“Zol soyn kumen di ge’ulah—May our Salvation come.”
“Moshiach kumt shoyn bald—The Messiah will soon be heard.”
In the midst of an almost 150-year-old church building, the congregation of the United Parish of Brookline joined Cantor Hollis Schachner of Temple Shir Tikva in singing the chorus of this Yiddish poem. It was the closing song of their Sunday morning worship, and the power of the moment was evident for all who were present. A Christian community in Brookline was singing a poem written by Shemerke Kaczerginski to raise the morale of Holocaust survivors in displaced person camps with a composition by Rabbi Abraham Isaac Cook, the first chief rabbi of Israel. The hope for salvation and a messianic age felt tangible in that moment.
For several years, our communities (Temple Shir Tikva and the United Parish in Brookline) have joined together for an annual shared weekend of worship. Members of the church come to Wayland for a Friday night Kabbalat Shabbat service, and then members of the synagogue visit Brookline for their Sunday morning service. At the heart of this collaboration is the friendship and partnership of Cantor Hollis Schachner and Minister of Music Susan DeSelms. The two were introduced shortly after Hollis moved to Massachusetts, and they started working together as Susan became the choir director at the temple alongside her responsibilities at the church. This led to a beautiful friendship that started with them and spread quickly to encompass both communities, with the choirs frequently collaborating for services and concerts.
For the past two years, our communities have been forced to gather digitally, unable to host one another physically in our respective sanctuaries. This has not stopped the choirs from finding ways to share their musical gifts with each other via videos that Susan orchestrated, recorded and arranged, adding a further qualification to her burgeoning service-leading resume. This year, we were finally going to be able to be back together again.
Against this backdrop, the United Parish in Brookline has embarked on a fantastic project around the singing of Negro spirituals in their services. These songs, written by enslaved Black Americans, have become a staple of American culture and an important part of Christian (and, in some cases, Jewish) worship. But the composers and writers are unknown, and the songs have been used without compensation or royalties for generations. Since October 2021, Susan and the United Parish in Brookline have been working to give the creators of this music recognition and to pay long-overdue royalties by donating the church’s plate offering to Hamilton-Garrett Music and Arts, a nonprofit dedicated to passing on and preserving the legacy of Black music. (You can read more about this wonderful project in this article from NPR.)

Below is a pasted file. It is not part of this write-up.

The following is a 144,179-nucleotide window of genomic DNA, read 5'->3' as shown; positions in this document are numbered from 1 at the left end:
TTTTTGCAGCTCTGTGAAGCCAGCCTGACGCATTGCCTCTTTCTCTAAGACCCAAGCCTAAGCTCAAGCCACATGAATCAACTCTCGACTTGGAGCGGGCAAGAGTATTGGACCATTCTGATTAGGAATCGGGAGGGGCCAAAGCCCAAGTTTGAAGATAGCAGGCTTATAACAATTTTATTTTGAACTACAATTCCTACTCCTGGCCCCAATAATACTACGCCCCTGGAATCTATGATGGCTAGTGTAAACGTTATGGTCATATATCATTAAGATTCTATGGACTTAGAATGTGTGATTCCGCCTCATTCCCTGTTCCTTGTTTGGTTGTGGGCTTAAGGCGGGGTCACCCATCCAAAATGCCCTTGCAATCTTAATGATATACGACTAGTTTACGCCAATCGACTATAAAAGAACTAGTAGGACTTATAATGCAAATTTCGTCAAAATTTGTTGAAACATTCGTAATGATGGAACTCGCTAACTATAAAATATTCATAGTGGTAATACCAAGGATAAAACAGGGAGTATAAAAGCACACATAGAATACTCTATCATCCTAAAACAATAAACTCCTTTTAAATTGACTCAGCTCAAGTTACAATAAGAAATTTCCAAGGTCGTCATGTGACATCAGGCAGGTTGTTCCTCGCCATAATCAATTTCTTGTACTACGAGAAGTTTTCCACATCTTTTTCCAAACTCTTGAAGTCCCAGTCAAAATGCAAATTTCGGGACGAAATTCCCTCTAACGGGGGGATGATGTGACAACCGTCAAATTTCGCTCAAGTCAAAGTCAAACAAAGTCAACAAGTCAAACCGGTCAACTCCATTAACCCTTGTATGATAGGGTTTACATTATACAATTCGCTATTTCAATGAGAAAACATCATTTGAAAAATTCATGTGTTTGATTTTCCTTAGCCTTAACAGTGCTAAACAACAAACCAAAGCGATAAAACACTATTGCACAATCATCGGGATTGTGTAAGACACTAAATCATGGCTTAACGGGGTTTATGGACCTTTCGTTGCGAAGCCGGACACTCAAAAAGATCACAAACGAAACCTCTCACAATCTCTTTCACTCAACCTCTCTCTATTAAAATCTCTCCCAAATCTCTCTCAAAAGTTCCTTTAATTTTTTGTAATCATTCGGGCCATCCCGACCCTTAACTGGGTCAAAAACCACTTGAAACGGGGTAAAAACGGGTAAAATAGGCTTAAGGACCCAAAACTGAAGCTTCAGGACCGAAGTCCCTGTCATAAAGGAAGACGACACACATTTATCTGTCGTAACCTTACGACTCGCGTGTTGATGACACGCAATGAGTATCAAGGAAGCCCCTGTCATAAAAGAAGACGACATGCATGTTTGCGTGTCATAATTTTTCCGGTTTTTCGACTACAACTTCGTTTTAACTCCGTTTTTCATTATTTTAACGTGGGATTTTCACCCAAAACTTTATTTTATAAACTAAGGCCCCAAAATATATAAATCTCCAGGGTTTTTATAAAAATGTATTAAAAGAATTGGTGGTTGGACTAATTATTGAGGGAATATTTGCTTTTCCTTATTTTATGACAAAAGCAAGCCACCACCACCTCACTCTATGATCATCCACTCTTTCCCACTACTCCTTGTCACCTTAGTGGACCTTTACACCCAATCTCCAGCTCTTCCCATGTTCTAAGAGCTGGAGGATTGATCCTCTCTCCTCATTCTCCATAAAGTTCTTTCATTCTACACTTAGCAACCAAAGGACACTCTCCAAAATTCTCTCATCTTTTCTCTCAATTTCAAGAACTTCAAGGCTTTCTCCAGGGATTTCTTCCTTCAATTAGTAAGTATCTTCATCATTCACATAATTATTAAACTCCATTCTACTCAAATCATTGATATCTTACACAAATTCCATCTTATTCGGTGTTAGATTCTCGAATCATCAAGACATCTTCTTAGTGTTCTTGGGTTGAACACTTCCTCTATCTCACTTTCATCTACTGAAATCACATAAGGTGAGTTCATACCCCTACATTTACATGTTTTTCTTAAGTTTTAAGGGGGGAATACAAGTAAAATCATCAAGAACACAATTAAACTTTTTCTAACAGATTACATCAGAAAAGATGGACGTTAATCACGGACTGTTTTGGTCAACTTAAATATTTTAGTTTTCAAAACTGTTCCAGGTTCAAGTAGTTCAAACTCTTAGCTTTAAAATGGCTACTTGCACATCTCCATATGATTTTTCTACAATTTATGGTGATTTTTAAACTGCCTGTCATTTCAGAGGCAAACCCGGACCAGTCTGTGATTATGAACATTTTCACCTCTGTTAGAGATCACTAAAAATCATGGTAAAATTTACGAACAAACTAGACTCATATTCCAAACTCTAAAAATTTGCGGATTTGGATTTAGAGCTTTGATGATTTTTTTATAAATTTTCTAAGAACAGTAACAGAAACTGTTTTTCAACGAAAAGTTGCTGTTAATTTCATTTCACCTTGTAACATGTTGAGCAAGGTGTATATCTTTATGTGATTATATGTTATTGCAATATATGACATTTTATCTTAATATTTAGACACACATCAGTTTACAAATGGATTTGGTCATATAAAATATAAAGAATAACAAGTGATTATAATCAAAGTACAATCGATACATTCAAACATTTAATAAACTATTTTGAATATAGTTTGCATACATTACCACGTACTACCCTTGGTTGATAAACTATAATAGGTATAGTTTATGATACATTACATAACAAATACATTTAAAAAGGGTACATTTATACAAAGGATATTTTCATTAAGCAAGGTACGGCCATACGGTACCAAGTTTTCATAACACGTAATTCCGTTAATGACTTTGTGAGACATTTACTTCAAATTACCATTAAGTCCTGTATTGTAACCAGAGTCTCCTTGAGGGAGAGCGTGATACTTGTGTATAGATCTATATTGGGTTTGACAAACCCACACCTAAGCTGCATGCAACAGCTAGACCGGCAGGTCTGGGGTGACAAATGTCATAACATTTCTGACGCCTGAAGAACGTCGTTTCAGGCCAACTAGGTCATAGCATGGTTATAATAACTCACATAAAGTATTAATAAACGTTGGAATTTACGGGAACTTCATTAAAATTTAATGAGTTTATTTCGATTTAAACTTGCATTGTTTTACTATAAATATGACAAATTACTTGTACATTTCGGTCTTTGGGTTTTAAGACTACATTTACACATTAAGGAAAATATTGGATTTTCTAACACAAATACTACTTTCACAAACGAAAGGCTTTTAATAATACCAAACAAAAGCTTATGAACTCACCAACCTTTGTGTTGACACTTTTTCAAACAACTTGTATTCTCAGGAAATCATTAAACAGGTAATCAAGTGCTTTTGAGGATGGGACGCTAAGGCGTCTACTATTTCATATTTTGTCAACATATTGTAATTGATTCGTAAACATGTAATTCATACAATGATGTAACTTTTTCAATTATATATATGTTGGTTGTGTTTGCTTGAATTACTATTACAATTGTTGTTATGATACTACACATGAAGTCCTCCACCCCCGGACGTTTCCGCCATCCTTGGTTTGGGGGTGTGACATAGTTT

In the lead-up to this year’s joint service, Susan shared the story of the Negro spirituals project on Temple Shir Tikva’s digital bimah during a Shabbat service, and there was clearly a strong desire to make that a focal point of the shared weekend of worship. To truly share our traditions, there was a need to find a Jewish parallel to offer alongside the spirituals. For Hollis and Susan, the answer lay in Yiddish music and some of those prayers and songs that were composed in the face of tragedy and suffering. This Yiddish music contains within it the parallel sound of hope in the midst of despair, resilience in refusing to be broken and a faith that things can and will be better.
This was how we came to be in Brookline, listening to a church community singing a Yiddish poem as the closing song of their worship service (you can view it here). As I looked around this historic sanctuary, I was overcome by the sight and sounds of this community joining in singing these Yiddish words. I wondered what Shemerke Kaczerginski would have thought of his morale-raising poem having been transported from displaced person camps in Europe to a church in America. In the past few weeks, I have read a lot about the rising levels of antisemitism and hate in this country—it paints a bleak picture. And yet here I was, joining with a community of my Christian brothers and sisters, singing a Yiddish poem about imminent salvation and the Messiah coming. This, too, is America in 2022, and this is the America that I want to celebrate, that I want to nurture and that I want to live in. And these are the stories that I want people to read about—to know the ways in which communities are coming together, celebrating our differences and diversity, united in hope and faith that things can and will be better.
“May our Salvation come. The Messiah will soon be heard.” The Yiddish words of this poem rang out in a church in Brookline. And in that moment, it wasn’t a promise for the future; in that moment, I think everyone was able to get a taste of what the messianic age will really sound like, and let me tell you—it was beautiful.
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